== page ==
Why Curiosity in the Middle?
This post is a bit long, so I have broken it into three parts. Please bear with me, as it matters to me that my background is shared to make my sincerity clear. I am posting all three parts at once, so you may customize your experience.
Part I: Why Curiosity in the Middle-Before I Was a Teacher
One of my strongest traits has always been curiosity. Back in the old days, when I was growing up in the 60s, I frequently heard: “Curiosity killed the cat,” to which I often replied, under my breath, “But satisfaction brought him back.” My curiosity has truly always driven me and I have always staunchly refused to even attempt to reign it in.
Of all the things I’m curious about, humans have always topped the list. I grew up in a house full of boisterous kids lead by two parents with almost opposite ways of navigating the world; among their differences, one extroverted and quick to react, the other introverted with a great capacity to maintain calm at all times. I am the middle child, surrounded by brothers. I grew up in Southern California in a time before all of this technology and climate change. It was almost always 70 degrees and sunny and we were expected to be outside until it was dark, along with all of the other kids on our street. We were a wild and wonderful tribe and I was one of the younger kids, so I spent a lot of time studying the older kids to “see how it was done.” Studying how others acted and reacted, I was on the lookout for maximizing my opportunities and preparing to be in charge when the older ones went off to spend time with people beyond our street.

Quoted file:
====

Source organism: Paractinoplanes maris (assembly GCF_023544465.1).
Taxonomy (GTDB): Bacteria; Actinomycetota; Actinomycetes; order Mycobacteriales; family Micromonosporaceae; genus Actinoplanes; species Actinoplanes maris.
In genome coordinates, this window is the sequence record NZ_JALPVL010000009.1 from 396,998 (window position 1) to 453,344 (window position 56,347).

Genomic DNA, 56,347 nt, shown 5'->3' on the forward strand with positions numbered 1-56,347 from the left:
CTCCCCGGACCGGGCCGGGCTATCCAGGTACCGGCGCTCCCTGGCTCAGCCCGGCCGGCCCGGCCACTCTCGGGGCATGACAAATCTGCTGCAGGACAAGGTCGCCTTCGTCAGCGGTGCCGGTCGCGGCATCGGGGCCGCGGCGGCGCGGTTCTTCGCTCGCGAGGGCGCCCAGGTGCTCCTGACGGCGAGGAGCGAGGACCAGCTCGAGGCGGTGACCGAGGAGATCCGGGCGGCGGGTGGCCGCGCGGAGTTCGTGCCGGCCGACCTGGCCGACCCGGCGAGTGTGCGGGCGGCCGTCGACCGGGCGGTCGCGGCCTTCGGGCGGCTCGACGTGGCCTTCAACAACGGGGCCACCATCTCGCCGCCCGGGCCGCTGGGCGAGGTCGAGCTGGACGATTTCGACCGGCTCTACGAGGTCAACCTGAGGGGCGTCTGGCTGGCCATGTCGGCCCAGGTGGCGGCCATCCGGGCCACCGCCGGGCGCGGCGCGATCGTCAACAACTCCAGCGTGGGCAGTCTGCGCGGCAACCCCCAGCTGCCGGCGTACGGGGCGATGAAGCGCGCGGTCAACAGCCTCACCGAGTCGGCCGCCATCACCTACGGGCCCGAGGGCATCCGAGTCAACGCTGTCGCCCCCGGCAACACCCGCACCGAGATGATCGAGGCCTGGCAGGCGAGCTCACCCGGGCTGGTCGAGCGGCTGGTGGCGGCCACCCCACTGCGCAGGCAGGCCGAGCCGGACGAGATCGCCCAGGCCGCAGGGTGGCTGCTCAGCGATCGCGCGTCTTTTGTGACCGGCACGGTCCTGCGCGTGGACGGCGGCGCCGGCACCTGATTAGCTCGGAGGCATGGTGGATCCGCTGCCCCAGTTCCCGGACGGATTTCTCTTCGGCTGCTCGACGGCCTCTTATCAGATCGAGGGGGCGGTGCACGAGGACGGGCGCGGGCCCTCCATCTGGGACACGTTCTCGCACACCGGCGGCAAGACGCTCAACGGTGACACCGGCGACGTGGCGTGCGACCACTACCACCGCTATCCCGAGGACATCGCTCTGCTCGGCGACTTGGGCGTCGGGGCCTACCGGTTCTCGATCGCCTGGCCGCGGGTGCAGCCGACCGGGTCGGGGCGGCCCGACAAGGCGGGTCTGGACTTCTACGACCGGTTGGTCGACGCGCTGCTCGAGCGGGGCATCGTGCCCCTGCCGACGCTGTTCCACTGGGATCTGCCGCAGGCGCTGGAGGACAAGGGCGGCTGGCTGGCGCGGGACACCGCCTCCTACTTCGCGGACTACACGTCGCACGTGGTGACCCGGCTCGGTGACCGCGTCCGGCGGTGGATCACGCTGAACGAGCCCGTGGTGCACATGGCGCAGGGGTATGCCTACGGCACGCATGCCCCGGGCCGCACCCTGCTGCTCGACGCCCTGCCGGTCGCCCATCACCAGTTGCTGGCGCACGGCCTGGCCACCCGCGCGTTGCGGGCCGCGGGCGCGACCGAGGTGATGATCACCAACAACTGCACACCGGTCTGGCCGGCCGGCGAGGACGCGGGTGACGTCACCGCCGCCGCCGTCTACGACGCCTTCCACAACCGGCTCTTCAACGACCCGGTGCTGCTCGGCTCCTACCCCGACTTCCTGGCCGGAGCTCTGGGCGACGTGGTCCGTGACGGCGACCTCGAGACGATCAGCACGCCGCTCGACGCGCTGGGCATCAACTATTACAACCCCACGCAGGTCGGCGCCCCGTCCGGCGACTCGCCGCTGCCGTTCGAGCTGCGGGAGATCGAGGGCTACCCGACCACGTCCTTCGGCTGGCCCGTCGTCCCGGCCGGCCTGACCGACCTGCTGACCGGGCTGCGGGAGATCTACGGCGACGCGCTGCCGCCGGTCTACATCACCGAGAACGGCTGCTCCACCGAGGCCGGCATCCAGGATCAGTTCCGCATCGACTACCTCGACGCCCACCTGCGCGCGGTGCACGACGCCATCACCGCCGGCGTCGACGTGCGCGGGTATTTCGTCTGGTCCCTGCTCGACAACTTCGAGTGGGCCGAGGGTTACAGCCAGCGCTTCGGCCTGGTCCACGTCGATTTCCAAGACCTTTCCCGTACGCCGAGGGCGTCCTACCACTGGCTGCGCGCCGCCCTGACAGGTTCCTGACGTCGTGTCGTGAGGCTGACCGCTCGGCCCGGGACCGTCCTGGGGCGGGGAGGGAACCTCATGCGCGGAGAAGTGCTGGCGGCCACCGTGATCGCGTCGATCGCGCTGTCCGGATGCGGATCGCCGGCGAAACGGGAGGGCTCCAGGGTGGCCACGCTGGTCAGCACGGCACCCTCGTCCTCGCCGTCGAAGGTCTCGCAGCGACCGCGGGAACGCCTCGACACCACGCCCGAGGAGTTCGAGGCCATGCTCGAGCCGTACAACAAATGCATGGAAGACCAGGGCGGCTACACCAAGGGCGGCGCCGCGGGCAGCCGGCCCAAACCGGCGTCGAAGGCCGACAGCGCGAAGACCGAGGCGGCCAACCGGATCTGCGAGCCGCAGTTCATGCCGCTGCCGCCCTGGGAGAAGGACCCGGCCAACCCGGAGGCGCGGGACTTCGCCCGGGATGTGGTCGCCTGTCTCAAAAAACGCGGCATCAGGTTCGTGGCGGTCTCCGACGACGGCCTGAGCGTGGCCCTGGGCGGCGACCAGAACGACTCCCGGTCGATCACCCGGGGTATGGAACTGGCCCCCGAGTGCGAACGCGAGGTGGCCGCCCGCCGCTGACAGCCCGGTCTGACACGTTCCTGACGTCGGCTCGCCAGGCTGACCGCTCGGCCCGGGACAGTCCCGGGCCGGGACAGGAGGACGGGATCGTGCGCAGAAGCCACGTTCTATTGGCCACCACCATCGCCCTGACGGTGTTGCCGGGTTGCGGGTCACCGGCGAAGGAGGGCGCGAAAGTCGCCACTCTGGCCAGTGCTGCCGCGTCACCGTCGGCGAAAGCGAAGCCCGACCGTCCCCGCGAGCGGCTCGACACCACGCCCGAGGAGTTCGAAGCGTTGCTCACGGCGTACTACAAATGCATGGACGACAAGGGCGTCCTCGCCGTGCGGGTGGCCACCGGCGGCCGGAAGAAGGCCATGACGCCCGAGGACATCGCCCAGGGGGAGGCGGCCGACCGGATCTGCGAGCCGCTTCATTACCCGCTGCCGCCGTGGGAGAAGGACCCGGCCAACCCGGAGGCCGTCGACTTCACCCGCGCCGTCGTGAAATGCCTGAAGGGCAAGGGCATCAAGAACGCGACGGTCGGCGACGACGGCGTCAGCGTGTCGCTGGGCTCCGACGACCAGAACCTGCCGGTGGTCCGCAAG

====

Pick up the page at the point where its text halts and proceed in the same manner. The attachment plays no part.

Early on, when I was about six, my mom’s friend needed a doctoral subject and I was it. This resulted in a great deal of attention paid to this middle child, which was great at the time! It also resulted in a detailed evaluation of my apparently unusual intellectual capacity (based on traditional IQ testing), which was a mixed bag. The weight adults placed upon this information and the expectations that were the outcome throughout my childhood and young adulthood, were the outcome that fed my natural curiosity. Why was this such a big deal? Why did adults use it as a blunt instrument when they were frustrated with me? How was I similar but different from my siblings and peers? Thus began my drive to satisfy my curiosity about humans, what makes us tick, and how we are both similar and different at the same time.
In my undergraduate work, I earned a degree in Developmental Psychology with an emphasis on cognition. I was disappointed both at how little we seemed to know about brains, and how people still judged me (and other young adults and adults) based on proclamations made when we were in elementary school about who we were as learners and people (aka a fixed mindset).
During my first career in marketing and communications, my curiosity served me well, as I continually utilized what I had learned about how people make decisions and developed new skills and practices in my chosen arena. Then, I became a mom of two amazing, and very different, little humans. Like Alice so simply said, I found people to be “Curioser and curioser!”